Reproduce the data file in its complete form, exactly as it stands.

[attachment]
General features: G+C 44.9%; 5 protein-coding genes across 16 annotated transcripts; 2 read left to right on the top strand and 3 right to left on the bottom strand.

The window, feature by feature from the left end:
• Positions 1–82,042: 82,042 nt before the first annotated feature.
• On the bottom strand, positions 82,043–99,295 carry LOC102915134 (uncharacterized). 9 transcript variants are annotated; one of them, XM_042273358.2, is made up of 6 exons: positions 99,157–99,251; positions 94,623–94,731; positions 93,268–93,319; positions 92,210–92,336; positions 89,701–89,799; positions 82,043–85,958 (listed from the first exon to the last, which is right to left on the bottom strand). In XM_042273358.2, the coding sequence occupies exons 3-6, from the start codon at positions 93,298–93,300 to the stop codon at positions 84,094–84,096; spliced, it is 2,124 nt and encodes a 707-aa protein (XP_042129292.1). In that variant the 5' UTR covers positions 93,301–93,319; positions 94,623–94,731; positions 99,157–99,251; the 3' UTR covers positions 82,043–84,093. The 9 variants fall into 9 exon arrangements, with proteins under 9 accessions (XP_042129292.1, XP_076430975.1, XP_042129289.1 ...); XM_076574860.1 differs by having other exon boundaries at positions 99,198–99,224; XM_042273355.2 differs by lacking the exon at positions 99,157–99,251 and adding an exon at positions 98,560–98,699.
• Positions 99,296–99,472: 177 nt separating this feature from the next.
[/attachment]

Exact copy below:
General features: G+C 44.9%; 5 protein-coding genes across 16 annotated transcripts; 2 read left to right on the top strand and 3 right to left on the bottom strand.

The window, feature by feature from the left end:
• Positions 1–82,042: 82,042 nt before the first annotated feature.
• On the bottom strand, positions 82,043–99,295 carry LOC102915134 (uncharacterized). 9 transcript variants are annotated; one of them, XM_042273358.2, is made up of 6 exons: positions 99,157–99,251; positions 94,623–94,731; positions 93,268–93,319; positions 92,210–92,336; positions 89,701–89,799; positions 82,043–85,958 (listed from the first exon to the last, which is right to left on the bottom strand). In XM_042273358.2, the coding sequence occupies exons 3-6, from the start codon at positions 93,298–93,300 to the stop codon at positions 84,094–84,096; spliced, it is 2,124 nt and encodes a 707-aa protein (XP_042129292.1). In that variant the 5' UTR covers positions 93,301–93,319; positions 94,623–94,731; positions 99,157–99,251; the 3' UTR covers positions 82,043–84,093. The 9 variants fall into 9 exon arrangements, with proteins under 9 accessions (XP_042129292.1, XP_076430975.1, XP_042129289.1 ...); XM_076574860.1 differs by having other exon boundaries at positions 99,198–99,224; XM_042273355.2 differs by lacking the exon at positions 99,157–99,251 and adding an exon at positions 98,560–98,699.
• Positions 99,296–99,472: 177 nt separating this feature from the next.